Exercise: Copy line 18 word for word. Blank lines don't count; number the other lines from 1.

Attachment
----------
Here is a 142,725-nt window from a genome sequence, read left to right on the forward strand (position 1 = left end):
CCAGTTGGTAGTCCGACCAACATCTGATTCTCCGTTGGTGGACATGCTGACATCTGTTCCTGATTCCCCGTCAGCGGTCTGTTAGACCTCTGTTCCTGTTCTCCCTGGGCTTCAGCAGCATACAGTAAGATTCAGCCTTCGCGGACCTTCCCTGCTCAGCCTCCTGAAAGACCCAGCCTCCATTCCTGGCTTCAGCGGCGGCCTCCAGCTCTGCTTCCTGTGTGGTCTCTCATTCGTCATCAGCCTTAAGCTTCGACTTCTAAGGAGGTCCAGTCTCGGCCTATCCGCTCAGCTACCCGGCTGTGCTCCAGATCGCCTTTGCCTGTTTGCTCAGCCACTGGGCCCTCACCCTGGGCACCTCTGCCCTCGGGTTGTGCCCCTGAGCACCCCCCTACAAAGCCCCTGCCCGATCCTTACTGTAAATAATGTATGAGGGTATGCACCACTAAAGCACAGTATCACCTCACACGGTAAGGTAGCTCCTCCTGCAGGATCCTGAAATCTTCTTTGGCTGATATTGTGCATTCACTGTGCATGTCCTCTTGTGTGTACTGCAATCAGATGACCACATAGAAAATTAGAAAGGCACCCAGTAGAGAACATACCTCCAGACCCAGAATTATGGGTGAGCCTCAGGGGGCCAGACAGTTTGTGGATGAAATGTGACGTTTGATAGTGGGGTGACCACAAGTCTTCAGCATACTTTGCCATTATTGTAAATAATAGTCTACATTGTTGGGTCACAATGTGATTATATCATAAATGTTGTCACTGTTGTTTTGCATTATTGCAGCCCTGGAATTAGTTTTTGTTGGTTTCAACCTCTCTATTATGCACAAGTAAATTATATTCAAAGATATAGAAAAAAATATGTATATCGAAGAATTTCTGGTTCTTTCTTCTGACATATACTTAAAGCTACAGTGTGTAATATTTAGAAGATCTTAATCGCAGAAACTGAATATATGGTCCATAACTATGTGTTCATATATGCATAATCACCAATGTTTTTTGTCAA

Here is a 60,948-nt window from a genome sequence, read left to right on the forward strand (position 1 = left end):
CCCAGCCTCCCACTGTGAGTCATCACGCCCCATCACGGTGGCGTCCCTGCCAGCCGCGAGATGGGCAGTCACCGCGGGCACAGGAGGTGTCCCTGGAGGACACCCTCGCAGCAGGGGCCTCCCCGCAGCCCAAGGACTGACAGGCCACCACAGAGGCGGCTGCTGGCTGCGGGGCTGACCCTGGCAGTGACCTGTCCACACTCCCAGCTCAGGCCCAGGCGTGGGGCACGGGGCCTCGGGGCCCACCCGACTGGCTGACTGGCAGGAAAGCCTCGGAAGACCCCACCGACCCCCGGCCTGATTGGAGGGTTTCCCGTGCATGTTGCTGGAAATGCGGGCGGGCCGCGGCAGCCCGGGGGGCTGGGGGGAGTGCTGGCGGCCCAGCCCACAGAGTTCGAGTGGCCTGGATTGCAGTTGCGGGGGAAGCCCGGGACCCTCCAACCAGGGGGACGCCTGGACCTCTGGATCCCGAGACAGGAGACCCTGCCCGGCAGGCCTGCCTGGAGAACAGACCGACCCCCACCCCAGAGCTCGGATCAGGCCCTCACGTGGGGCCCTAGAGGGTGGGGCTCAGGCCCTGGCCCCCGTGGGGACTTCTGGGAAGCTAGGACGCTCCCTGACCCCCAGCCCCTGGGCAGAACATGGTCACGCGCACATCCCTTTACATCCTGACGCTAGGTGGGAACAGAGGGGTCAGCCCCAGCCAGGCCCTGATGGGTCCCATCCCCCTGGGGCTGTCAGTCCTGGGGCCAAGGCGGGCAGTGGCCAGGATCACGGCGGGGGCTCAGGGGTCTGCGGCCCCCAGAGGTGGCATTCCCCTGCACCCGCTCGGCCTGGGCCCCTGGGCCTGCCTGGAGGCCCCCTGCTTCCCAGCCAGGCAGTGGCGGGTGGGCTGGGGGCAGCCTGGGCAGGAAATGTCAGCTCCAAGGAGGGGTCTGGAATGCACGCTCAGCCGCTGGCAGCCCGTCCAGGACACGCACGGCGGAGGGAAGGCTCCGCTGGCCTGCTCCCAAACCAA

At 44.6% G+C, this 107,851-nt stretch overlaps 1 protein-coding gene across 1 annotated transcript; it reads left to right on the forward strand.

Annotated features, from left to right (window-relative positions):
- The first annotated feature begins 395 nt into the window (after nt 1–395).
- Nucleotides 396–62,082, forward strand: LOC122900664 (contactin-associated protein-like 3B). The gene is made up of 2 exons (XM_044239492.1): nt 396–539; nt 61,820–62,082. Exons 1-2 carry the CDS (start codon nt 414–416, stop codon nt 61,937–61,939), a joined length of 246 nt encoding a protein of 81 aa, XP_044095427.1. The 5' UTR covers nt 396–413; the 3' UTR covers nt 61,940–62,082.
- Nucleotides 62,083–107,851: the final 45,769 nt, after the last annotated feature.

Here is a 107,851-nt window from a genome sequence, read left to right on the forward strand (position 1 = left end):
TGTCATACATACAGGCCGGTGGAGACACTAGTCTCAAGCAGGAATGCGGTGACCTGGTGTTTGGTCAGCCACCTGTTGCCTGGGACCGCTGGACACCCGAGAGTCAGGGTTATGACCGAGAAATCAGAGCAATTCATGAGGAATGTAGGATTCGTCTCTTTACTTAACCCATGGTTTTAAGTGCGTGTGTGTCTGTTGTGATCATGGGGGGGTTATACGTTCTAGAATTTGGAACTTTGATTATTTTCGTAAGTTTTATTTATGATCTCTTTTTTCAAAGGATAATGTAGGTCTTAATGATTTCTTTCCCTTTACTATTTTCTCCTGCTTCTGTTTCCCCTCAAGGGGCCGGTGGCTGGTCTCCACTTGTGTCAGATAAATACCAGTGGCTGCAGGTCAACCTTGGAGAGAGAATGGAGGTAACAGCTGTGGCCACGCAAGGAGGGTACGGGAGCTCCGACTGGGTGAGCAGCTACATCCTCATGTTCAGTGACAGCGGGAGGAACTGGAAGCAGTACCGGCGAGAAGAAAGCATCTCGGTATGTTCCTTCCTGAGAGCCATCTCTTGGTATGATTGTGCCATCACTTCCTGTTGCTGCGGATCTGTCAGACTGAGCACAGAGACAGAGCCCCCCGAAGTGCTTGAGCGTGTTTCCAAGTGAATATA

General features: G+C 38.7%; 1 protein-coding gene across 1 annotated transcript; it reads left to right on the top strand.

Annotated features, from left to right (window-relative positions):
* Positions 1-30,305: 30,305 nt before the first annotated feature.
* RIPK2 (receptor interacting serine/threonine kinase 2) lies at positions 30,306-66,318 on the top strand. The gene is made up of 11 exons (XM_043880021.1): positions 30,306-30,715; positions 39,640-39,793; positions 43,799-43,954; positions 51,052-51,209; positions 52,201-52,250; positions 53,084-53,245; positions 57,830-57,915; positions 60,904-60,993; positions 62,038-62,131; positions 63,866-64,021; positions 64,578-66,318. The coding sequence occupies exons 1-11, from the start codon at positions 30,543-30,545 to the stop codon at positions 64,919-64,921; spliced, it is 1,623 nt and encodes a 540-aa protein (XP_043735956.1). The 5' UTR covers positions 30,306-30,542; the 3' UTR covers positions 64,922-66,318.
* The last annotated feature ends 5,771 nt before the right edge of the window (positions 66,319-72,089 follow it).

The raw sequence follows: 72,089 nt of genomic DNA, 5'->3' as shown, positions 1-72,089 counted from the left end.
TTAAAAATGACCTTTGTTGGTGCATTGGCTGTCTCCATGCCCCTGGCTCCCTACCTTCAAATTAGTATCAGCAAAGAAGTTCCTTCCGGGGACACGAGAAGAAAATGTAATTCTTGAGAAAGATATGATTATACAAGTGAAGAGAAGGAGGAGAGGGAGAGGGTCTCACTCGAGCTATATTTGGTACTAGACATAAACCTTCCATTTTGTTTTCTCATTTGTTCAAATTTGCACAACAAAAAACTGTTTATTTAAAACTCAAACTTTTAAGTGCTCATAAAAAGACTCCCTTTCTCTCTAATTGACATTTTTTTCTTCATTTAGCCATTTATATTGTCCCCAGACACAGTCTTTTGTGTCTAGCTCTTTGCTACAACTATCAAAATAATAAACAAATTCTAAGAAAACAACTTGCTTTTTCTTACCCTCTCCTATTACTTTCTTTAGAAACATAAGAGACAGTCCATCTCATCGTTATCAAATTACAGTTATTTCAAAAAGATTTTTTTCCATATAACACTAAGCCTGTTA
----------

TTAAAAATGACCTTTGTTGGTGCATTGGCTGTCTCCATGCCCCTGGCTCCCTACCTTCAAATTAGTATCAGCAAAGAAGTTCCTTCCGGGGACACGAGAAGAAAATGTAATTCTTGAGAAAGATATGATTATACAAGTGAAGAGAAGGAGGAGAGGGAGAGGGTCTCACTCGAGCTATATTTGGTACTAGACATAAACCTTCCATTTTGTTTTCTCATTTGTTCAAATTTGCACAACAAAAAACTGTTTATTTAAAACTCAAACTTTTAAGTGCTCATAAAAAGACTCCCTTTCTCTCTAATTGACATTTTTTTCTTCATTTAGCCATTTATATTGTCCCCAGACACAGTCTTTTGTGTCTAGCTCTTTGCTACAACTATCAAAATAATAAACAAATTCTAAGAAAACAACTTGCTTTTTCTTACCCTCTCCTATTACTTTCTTTAGAAACATAAGAGACAGTCCATCTCATCGTTATCAAATTACAGTTATTTCAAAAAGATTTTTTTCCATATAACACTAAGCCTGTTA